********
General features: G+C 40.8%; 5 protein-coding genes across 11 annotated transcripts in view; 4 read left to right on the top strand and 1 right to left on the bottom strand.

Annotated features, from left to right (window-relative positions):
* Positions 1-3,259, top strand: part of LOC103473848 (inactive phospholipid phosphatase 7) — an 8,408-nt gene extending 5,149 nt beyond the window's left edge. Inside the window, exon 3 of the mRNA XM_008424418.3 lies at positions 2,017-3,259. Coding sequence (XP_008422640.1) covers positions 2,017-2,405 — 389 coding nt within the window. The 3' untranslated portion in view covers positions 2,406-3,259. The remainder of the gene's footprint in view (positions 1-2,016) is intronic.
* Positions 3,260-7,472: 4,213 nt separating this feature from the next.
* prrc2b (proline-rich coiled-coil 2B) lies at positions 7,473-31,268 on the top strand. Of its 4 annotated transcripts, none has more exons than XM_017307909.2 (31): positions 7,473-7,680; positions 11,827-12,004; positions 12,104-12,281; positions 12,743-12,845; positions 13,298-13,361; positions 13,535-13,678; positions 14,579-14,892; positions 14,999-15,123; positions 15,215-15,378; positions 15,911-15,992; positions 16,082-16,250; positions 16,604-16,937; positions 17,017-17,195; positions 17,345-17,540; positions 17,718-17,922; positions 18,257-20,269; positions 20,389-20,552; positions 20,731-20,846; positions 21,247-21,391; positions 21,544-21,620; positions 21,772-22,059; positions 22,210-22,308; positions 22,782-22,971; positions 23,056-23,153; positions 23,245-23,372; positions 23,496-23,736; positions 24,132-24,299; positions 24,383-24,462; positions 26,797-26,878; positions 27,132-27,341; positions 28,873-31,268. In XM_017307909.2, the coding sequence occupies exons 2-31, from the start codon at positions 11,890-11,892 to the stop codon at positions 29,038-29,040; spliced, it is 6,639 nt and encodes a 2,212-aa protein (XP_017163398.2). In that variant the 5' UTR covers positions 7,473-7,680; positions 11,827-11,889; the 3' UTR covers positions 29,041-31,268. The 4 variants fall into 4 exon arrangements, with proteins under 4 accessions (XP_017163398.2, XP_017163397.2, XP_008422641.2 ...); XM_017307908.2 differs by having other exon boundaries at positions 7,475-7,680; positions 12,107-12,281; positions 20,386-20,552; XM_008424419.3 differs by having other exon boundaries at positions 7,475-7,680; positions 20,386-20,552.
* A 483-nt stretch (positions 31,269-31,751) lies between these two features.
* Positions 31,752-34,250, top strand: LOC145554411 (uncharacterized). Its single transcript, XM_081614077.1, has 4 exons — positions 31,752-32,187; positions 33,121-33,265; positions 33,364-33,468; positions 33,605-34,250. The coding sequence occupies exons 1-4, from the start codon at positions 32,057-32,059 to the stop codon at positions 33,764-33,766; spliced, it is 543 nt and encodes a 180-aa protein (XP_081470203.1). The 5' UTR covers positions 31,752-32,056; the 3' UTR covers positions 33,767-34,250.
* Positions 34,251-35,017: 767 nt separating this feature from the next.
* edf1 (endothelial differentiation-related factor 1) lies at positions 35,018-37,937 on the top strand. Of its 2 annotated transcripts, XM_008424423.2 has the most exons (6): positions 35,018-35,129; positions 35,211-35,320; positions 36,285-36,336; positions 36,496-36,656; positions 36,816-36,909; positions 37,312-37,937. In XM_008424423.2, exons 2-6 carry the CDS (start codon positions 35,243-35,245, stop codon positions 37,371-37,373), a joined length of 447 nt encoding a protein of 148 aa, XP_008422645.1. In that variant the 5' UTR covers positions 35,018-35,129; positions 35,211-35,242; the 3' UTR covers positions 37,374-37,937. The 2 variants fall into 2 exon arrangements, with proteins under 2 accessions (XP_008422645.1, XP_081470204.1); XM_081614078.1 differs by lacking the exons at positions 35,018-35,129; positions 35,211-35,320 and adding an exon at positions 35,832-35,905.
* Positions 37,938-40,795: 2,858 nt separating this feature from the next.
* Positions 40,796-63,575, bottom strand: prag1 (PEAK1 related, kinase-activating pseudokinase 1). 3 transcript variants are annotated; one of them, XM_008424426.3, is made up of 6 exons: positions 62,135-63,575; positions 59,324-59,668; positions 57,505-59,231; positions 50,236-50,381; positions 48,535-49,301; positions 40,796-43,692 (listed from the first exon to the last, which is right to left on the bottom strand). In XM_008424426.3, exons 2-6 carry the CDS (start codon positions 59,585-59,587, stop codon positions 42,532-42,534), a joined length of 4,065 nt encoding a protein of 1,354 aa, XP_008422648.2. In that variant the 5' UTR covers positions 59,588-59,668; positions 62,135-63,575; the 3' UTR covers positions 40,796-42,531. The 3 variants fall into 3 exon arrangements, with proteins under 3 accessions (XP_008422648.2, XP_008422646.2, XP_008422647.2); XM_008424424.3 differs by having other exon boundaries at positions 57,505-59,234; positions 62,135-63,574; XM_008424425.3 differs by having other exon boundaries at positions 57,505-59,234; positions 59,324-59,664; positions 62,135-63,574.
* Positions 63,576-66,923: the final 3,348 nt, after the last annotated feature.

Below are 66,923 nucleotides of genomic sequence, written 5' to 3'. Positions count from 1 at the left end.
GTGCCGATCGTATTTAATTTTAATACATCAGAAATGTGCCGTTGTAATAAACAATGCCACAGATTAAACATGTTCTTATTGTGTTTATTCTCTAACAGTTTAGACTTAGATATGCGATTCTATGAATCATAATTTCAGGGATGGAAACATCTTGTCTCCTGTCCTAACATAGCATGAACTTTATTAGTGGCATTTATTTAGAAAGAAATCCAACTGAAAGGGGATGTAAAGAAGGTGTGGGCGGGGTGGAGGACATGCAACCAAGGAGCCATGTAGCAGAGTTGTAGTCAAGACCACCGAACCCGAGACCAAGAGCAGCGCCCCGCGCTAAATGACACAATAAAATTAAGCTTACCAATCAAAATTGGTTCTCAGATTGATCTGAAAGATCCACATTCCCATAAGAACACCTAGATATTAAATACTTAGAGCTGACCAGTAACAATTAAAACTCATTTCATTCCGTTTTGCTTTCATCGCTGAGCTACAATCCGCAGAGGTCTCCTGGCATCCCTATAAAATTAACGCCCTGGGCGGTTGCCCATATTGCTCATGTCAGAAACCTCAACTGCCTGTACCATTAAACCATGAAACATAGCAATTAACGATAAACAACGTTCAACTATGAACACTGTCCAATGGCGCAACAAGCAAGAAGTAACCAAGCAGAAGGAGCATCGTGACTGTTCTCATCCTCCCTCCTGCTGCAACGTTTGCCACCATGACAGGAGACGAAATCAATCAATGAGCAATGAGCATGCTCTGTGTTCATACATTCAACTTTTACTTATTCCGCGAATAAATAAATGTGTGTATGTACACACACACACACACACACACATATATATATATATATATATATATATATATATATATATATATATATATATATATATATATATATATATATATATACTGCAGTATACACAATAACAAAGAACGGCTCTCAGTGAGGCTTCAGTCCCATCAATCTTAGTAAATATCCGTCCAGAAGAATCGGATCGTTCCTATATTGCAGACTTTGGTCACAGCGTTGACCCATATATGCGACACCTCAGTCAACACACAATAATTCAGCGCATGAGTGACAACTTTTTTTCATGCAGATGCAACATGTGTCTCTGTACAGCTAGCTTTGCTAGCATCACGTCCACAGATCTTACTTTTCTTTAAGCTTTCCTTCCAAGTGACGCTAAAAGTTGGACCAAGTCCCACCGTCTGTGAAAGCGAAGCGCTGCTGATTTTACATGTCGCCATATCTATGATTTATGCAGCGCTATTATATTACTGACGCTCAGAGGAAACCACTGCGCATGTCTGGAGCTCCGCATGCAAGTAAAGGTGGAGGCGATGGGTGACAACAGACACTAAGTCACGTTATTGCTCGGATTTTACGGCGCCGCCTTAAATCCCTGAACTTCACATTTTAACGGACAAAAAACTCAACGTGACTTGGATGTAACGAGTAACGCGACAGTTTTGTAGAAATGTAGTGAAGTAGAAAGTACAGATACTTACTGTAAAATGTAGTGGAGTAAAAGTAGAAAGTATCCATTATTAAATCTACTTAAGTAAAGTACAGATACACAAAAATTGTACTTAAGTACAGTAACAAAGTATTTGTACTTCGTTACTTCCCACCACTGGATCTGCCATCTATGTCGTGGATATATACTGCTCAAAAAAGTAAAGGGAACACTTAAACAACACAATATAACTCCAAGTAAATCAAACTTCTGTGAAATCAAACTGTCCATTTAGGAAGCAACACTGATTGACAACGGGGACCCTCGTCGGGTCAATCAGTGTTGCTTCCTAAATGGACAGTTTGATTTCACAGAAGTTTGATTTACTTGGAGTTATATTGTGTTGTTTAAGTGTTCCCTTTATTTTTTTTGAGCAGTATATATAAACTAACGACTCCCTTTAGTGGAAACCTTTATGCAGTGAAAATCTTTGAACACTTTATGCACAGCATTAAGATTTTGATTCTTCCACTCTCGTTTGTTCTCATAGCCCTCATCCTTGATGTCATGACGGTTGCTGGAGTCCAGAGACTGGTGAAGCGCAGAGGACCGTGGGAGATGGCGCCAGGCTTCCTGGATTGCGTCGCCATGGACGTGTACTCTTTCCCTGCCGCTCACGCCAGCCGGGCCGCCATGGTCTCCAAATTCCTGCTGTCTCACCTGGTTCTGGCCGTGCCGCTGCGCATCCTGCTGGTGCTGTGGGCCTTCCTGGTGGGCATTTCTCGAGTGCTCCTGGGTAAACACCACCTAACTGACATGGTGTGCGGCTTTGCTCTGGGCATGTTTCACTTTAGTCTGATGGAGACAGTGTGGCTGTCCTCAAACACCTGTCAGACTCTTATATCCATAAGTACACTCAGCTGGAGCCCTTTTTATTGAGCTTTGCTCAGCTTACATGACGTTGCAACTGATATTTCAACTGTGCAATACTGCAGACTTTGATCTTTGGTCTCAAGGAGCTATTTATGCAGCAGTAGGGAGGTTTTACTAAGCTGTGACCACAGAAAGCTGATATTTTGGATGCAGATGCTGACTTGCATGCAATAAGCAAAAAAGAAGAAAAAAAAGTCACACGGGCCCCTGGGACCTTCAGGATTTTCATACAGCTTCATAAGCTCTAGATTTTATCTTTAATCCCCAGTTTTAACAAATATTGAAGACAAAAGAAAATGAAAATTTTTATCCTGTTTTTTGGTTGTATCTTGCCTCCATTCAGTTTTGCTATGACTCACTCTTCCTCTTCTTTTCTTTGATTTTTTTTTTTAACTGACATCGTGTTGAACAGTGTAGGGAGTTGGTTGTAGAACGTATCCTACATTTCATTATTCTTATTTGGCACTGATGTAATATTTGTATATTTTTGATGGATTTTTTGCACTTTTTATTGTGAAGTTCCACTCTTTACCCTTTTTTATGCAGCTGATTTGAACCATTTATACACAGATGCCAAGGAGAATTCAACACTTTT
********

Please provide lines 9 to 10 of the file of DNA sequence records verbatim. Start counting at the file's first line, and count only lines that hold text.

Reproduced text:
* edf1 (endothelial differentiation-related factor 1) lies at positions 35,018-37,937 on the top strand. Of its 2 annotated transcripts, XM_008424423.2 has the most exons (6): positions 35,018-35,129; positions 35,211-35,320; positions 36,285-36,336; positions 36,496-36,656; positions 36,816-36,909; positions 37,312-37,937. In XM_008424423.2, exons 2-6 carry the CDS (start codon positions 35,243-35,245, stop codon positions 37,371-37,373), a joined length of 447 nt encoding a protein of 148 aa, XP_008422645.1. In that variant the 5' UTR covers positions 35,018-35,129; positions 35,211-35,242; the 3' UTR covers positions 37,374-37,937. The 2 variants fall into 2 exon arrangements, with proteins under 2 accessions (XP_008422645.1, XP_081470204.1); XM_081614078.1 differs by lacking the exons at positions 35,018-35,129; positions 35,211-35,320 and adding an exon at positions 35,832-35,905.
* Positions 37,938-40,795: 2,858 nt separating this feature from the next.